Space flight alters bacterial gene expression and virulence and reveals a role for global regulator Hfq.
ABSTRACT A comprehensive analysis of both the molecular genetic and phenotypic responses of any organism to the space flight environment has never been accomplished because of significant technological and logistical hurdles. Moreover, the effects of space flight on microbial pathogenicity and associated infectious disease risks have not been studied. The bacterial pathogen Salmonella typhimurium was grown aboard Space Shuttle mission STS-115 and compared with identical ground control cultures. Global microarray and proteomic analyses revealed that 167 transcripts and 73 proteins changed expression with the conserved RNA-binding protein Hfq identified as a likely global regulator involved in the response to this environment. Hfq involvement was confirmed with a ground-based microgravity culture model. Space flight samples exhibited enhanced virulence in a murine infection model and extracellular matrix accumulation consistent with a biofilm. Strategies to target Hfq and related regulators could potentially decrease infectious disease risks during space flight missions and provide novel therapeutic options on Earth.
Article: Ecto-5'-nucleotidase (CD73) regulation by hypoxia-inducible factor-1 mediates permeability changes in intestinal epithelia.[show abstract] [hide abstract]
ABSTRACT: Under conditions of limited oxygen availability (hypoxia), multiple cell types release adenine nucleotides in the form of ATP, ADP, and AMP. Extracellular AMP is metabolized to adenosine by surface-expressed ecto-5'-nucleotidase (CD73) and subsequently activates surface adenosine receptors regulating endothelial and epithelial barrier function. Therefore, we hypothesized that hypoxia transcriptionally regulates CD73 expression. Microarray RNA analysis revealed an increase in CD73 and ecto-apyrase CD39 in hypoxic epithelial cells. Metabolic studies of CD39/CD73 function in intact epithelia revealed that hypoxia enhances CD39/CD73 function as much as 6 +/- 0.5-fold over normoxia. Examination of the CD73 gene promoter identified at least one binding site for hypoxia-inducible factor-1 (HIF-1) and inhibition of HIF-1alpha expression by antisense oligonucleotides resulted in significant inhibition of hypoxia-inducible CD73 expression. Studies using luciferase reporter constructs revealed a significant increase in activity in cells subjected to hypoxia, which was lost in truncated constructs lacking the HIF-1 site. Mutagenesis of the HIF-1alpha binding site resulted in a nearly complete loss of hypoxia-inducibility. In vivo studies in a murine hypoxia model revealed that hypoxia-induced CD73 may serve to protect the epithelial barrier, since the CD73 inhibitor alpha,beta-methylene ADP promotes increased intestinal permeability. These results identify an HIF-1-dependent regulatory pathway for CD73 and indicate the likelihood that CD39/CD73 protects the epithelial barrier during hypoxia.Journal of Clinical Investigation 11/2002; 110(7):993-1002. · 15.39 Impact Factor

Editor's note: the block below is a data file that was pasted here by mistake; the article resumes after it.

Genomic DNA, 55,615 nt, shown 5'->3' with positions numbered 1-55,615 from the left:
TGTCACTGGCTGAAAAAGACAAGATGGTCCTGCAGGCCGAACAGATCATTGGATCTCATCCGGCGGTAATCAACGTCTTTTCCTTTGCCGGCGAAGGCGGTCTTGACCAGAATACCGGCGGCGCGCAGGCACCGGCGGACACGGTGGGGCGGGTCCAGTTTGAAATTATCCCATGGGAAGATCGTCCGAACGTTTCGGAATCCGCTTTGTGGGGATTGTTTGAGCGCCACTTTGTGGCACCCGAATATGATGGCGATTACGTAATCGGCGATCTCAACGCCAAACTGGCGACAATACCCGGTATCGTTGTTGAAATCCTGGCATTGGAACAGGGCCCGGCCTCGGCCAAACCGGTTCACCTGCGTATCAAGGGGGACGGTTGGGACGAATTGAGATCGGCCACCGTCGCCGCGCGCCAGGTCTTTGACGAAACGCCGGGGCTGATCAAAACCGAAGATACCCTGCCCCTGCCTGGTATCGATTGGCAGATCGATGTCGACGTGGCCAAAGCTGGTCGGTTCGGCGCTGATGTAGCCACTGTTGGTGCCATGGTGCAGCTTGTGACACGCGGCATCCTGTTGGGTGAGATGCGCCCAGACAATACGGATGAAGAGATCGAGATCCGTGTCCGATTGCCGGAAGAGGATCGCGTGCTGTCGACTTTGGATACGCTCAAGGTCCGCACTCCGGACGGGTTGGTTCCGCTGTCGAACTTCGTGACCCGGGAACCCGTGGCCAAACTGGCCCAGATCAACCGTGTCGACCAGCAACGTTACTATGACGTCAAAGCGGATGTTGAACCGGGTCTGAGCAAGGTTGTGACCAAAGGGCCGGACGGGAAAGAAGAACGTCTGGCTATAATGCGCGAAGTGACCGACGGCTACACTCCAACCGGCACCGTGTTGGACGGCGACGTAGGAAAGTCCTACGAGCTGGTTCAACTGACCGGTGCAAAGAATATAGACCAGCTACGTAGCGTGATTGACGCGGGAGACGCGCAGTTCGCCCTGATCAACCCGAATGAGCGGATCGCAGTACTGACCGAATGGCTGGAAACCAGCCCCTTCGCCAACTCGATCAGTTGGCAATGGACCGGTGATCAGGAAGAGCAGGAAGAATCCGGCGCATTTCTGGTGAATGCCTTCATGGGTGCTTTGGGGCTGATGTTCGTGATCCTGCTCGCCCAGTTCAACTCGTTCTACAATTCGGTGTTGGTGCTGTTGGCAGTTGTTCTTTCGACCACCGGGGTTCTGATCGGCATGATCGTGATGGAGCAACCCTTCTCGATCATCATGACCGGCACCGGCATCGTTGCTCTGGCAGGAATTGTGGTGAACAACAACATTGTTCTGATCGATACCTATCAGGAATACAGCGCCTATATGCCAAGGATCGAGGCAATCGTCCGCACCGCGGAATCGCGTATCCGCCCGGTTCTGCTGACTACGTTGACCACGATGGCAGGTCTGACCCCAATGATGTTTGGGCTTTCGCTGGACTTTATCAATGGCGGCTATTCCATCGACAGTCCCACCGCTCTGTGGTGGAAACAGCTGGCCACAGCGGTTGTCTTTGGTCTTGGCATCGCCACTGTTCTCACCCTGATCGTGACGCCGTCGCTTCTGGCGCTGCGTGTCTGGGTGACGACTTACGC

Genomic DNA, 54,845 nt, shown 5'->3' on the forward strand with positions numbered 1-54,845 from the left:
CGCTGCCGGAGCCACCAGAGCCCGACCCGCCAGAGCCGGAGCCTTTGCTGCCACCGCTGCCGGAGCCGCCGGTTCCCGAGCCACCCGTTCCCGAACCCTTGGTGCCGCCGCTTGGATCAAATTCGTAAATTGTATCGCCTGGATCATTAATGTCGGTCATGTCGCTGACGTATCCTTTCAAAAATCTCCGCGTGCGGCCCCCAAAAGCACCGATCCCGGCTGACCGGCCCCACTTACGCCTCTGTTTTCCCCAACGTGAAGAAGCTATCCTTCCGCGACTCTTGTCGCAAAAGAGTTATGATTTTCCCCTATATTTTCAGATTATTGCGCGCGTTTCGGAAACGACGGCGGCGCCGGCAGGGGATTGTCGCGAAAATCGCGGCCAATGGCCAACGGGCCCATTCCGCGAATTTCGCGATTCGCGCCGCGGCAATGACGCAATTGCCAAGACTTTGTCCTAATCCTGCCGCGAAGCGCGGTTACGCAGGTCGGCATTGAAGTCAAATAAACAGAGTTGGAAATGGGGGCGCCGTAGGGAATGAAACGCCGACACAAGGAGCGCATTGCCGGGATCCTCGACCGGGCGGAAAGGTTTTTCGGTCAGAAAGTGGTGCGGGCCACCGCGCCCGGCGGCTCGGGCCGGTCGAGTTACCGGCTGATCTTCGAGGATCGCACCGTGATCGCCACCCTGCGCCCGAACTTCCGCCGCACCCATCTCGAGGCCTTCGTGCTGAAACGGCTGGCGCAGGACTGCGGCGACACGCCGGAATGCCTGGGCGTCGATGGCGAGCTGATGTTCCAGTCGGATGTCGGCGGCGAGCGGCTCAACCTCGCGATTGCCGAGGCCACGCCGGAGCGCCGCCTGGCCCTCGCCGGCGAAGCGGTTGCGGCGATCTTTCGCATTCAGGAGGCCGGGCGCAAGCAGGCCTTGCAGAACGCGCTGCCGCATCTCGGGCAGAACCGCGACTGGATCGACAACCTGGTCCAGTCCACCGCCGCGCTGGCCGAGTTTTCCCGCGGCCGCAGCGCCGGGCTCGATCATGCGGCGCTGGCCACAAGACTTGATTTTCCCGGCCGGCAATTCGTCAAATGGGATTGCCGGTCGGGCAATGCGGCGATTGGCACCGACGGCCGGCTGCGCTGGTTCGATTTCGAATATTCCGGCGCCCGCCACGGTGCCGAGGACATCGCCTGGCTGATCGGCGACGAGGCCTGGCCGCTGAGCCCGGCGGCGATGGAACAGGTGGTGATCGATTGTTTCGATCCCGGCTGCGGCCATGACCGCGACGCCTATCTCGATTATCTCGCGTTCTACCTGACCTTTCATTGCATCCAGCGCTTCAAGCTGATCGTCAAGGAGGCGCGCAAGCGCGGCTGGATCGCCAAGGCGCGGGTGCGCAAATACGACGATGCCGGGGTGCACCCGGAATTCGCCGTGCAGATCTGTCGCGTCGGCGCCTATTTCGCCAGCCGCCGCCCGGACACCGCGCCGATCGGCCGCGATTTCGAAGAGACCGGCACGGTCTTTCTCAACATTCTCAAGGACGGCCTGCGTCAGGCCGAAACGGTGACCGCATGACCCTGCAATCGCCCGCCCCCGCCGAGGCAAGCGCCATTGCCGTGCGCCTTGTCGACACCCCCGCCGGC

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ABSTRACT: Microbial adaptation to environmental stimuli is essential for survival. While several of these stimuli have been studied in detail, recent studies have demonstrated an important role for a novel environmental parameter in which microgravity and the low fluid shear dynamics associated with microgravity globally regulate microbial gene expression, physiology, and pathogenesis. In addition to analyzing fundamental questions about microbial responses to spaceflight, these studies have demonstrated important applications for microbial responses to a ground-based, low-shear stress environment similar to that encountered during spaceflight. Moreover, the low-shear growth environment sensed by microbes during microgravity of spaceflight and during ground-based microgravity analogue culture is relevant to those encountered during their natural life cycles on Earth. While no mechanism has been clearly defined to explain how the mechanical force of fluid shear transmits intracellular signals to microbial cells at the molecular level, the fact that cross talk exists between microbial signal transduction systems holds intriguing possibilities that future studies might reveal common mechanotransduction themes between these systems and those used to sense and respond to low-shear stress and changes in gravitation forces. The study of microbial mechanotransduction may identify common conserved mechanisms used by cells to perceive changes in mechanical and/or physical forces, and it has the potential to provide valuable insight for understanding mechanosensing mechanisms in higher organisms. This review summarizes recent and future research trends aimed at understanding the dynamic effects of changes in the mechanical forces that occur in microgravity and other low-shear environments on a wide variety of important microbial parameters.Microbiology and Molecular Biology Reviews 07/2004; 68(2):345-61. · 13.02 Impact Factor